Caroline Kennedy's dropped Senate bid sparks accusations
Caroline Kennedy's mysteriously abrupt decision to abandon her Senate bid gave rise to a swirl of accusations Thursday and speculation over whether she jumped or was pushed.
The Associated Press
ALBANY, N.Y. — Caroline Kennedy's mysteriously abrupt decision to abandon her Senate bid gave rise to a swirl of accusations Thursday and speculation over whether she jumped or was pushed.
The 51-year-old daughter of President Kennedy was widely considered a front-runner for the Senate seat until she sent a midnight e-mail to reporters and Gov. David Paterson, saying she was withdrawing for what she described only as personal reasons.
Even though many Democrats had thought Paterson was going to appoint Kennedy soon, a person close to the governor said Thursday that Paterson had no intention of picking her because he believed she handled herself poorly in introducing herself as a candidate.
The person also said there were concerns about possible tax problems for Kennedy, a potential "nanny problem" involving a housekeeper and media rumors that her marriage was on the rocks. The person, who spoke on condition of anonymity, would not elaborate.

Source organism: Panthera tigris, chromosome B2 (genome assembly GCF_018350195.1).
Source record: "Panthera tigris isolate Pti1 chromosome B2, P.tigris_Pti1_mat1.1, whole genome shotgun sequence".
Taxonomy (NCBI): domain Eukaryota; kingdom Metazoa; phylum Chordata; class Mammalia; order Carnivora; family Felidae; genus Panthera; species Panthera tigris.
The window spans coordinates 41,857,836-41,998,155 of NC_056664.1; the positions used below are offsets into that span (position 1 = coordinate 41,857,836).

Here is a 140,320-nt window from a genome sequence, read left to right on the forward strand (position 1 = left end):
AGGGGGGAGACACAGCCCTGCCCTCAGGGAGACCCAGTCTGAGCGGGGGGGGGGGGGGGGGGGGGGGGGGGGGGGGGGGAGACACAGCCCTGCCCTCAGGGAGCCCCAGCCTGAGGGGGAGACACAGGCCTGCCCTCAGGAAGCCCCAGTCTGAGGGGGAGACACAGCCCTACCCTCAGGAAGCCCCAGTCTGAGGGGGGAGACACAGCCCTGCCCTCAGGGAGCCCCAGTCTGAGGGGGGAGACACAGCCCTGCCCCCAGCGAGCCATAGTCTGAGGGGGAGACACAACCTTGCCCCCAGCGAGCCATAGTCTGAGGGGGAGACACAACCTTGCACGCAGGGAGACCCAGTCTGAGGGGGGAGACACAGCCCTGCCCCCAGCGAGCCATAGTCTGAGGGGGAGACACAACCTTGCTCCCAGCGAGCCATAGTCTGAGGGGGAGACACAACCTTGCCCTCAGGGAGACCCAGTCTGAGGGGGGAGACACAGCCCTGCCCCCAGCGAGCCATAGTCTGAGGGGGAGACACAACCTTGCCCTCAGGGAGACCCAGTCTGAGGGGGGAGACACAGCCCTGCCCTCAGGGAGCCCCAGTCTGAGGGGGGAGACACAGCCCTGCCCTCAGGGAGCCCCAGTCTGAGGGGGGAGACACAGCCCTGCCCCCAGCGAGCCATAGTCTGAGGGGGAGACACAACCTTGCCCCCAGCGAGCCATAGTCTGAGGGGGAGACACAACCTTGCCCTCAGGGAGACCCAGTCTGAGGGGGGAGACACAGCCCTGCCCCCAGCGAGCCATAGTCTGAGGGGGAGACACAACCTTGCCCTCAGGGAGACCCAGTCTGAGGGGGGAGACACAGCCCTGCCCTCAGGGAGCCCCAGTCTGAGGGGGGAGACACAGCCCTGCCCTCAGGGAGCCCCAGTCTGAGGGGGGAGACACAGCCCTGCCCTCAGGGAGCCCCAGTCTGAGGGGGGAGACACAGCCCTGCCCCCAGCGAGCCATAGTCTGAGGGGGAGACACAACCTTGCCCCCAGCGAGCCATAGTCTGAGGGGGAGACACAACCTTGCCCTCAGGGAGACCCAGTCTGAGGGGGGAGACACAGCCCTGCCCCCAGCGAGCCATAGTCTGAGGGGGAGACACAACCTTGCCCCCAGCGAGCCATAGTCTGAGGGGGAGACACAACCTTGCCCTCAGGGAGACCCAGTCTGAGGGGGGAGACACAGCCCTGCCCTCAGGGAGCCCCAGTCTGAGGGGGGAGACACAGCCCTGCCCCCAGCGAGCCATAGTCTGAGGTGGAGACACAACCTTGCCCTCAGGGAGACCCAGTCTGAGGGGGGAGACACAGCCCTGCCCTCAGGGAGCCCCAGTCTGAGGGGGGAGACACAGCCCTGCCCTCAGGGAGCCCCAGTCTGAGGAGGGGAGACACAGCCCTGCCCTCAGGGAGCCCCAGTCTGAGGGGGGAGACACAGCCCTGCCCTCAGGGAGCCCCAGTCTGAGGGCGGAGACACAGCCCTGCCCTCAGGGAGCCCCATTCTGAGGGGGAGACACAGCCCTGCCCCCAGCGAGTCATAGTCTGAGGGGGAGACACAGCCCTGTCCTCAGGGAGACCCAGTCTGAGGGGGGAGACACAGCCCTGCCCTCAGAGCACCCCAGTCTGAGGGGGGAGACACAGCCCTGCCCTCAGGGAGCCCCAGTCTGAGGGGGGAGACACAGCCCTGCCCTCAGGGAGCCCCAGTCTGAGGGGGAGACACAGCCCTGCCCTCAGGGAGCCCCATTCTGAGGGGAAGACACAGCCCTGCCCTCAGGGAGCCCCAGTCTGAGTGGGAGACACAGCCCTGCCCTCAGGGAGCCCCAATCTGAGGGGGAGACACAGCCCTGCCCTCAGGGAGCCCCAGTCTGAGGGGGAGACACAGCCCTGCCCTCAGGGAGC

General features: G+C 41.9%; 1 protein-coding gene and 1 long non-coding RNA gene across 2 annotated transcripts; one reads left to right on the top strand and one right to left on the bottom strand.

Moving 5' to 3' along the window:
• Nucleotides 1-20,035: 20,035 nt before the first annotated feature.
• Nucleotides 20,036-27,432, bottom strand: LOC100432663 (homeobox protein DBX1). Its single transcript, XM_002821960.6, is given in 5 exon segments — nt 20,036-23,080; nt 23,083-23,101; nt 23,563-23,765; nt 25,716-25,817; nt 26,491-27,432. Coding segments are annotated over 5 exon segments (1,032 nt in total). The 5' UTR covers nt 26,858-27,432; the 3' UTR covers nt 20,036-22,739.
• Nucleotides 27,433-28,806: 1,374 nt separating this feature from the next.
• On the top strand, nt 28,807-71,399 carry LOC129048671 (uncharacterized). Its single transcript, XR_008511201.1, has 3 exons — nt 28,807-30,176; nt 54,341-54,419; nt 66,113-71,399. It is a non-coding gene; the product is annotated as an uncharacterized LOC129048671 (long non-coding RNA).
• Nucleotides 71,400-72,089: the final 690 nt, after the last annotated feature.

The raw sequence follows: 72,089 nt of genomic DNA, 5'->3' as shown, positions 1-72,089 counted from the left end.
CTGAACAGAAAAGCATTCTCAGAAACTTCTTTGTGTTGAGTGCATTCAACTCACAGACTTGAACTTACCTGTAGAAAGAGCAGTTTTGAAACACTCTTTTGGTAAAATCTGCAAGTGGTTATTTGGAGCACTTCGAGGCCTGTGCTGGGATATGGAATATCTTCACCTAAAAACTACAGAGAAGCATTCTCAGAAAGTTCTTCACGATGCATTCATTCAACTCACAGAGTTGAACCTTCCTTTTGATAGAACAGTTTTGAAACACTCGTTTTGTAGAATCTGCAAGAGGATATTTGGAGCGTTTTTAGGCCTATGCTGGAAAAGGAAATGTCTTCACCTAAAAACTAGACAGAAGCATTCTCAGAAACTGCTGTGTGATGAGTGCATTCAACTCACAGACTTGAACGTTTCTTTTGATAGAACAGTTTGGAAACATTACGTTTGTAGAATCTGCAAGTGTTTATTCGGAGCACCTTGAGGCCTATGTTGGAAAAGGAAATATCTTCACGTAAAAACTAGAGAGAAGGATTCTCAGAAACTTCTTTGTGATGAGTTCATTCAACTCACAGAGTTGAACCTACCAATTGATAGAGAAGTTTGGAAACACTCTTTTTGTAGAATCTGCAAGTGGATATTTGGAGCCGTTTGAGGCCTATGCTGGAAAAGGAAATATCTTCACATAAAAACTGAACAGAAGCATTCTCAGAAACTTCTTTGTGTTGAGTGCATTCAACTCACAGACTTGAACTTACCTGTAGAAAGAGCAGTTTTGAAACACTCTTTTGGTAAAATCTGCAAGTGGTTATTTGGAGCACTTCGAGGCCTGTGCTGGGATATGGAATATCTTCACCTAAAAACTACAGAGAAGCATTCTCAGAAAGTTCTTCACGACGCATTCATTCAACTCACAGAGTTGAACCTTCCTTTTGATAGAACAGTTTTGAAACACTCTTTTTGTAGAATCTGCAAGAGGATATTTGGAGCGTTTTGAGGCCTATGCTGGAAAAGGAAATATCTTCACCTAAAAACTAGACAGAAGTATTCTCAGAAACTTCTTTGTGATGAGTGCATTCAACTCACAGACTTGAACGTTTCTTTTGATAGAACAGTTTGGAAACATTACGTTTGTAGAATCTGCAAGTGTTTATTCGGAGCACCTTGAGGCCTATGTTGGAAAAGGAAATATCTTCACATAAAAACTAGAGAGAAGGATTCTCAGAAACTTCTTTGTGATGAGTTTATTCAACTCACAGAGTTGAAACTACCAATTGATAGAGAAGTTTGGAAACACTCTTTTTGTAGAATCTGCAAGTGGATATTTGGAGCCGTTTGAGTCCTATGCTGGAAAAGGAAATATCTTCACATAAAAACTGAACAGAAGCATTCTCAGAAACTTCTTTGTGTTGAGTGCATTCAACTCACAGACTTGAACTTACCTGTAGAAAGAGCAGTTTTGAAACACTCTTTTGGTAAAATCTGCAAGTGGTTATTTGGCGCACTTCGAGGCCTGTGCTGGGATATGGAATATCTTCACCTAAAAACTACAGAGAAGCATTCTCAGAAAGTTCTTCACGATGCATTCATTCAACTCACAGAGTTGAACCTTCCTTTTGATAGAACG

Kennedy spokesman Stefan Friedman would not detail her reasons for withdrawing, but complained: "This kind of mudslinging demeans that process and all those involved."
The state tax department said it could not find any problems with Kennedy's tax records. In a December interview, she denied she had any "nannygate" problem and said her husband, Edwin Schlossberg, was very supportive and they lived together with their children.
On Thursday, Paterson said Kennedy's decision "was hers alone" and he hadn't ruled out any candidate before she withdrew. He is expected to announce his choice today.
Kennedy's withdrawal unfolded in chaotic fashion.
She called the governor around midday Wednesday and told him she was having second thoughts about the job, the person close to Paterson said. After several hours in which the governor's staff could not find her to discuss the matter, she told the governor she would remain in contention, the person said. Then came the midnight e-mail.
People close to the governor were clearly angry at Kennedy over the confusion.
"The question is, did she jump or was she pushed?" said Maurice Carroll of the Quinnipiac University poll.
A person close to Kennedy denied her "personal reasons" were concerns about the health of her uncle, Sen. Ted Kennedy, who had a cancerous brain tumor removed last summer.
Among those said to be in the running are New York Attorney General Andrew Cuomo and Reps. Kirsten Gillibrand, Carolyn Maloney and Brian Higgins.
Copyright © 2009 The Seattle Times Company
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